Scientists in Israel have unearthed a rare Greek-language mosaic dating from the 2nd-3rd century.
Researchers from the Israel Antiquities Authority (IAA) were digging at Caesarea when they found the ancient inscription halfway between Tel Aviv and the port city of Haifa.
Although it has been damaged, scientists from Hebrew University’s Institute of Archaeology are working to translate the piece, which predates surrounding Byzantine remains by some 300 years.
The 3.5 x 8 meter mosaic depicts figures who are “all males, wear togas and apparently belonged to the upper class. The central figure is frontal and the two other face him on either side,” an IAA statement reads.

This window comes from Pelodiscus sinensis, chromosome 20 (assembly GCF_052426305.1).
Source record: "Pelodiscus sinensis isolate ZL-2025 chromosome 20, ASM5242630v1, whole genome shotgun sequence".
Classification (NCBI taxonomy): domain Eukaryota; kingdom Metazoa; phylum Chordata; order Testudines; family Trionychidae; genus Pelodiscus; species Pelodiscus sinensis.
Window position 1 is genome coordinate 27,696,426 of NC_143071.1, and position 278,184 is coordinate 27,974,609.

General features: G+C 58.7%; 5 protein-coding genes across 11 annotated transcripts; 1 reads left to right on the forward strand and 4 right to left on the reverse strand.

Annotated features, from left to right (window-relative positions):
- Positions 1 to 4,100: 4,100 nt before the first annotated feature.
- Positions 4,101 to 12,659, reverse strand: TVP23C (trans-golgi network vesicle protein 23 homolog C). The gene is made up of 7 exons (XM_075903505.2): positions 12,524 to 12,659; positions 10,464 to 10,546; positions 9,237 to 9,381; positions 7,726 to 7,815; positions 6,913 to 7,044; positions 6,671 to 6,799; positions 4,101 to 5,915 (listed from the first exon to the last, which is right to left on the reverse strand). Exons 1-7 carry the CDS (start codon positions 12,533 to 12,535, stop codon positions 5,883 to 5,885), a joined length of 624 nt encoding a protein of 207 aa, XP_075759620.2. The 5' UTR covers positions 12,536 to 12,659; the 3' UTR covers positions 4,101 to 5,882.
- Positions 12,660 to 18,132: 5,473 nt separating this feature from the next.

“Who are they? That depends on what the building was used for, which is not yet clear. If the mosaic was part of a mansion, the figures may have been the owners. If this was a public building, they might have represented the donors of the mosaic or members of the city council,” the organization added.
This latest find of Greek culture in the Middle East follows last month’s discovery of a 2,300-year-old image depicting the birth of the Greek goddess Athena at the remains of a Biblical site in e-Tell, just north of the Sea of Galilee.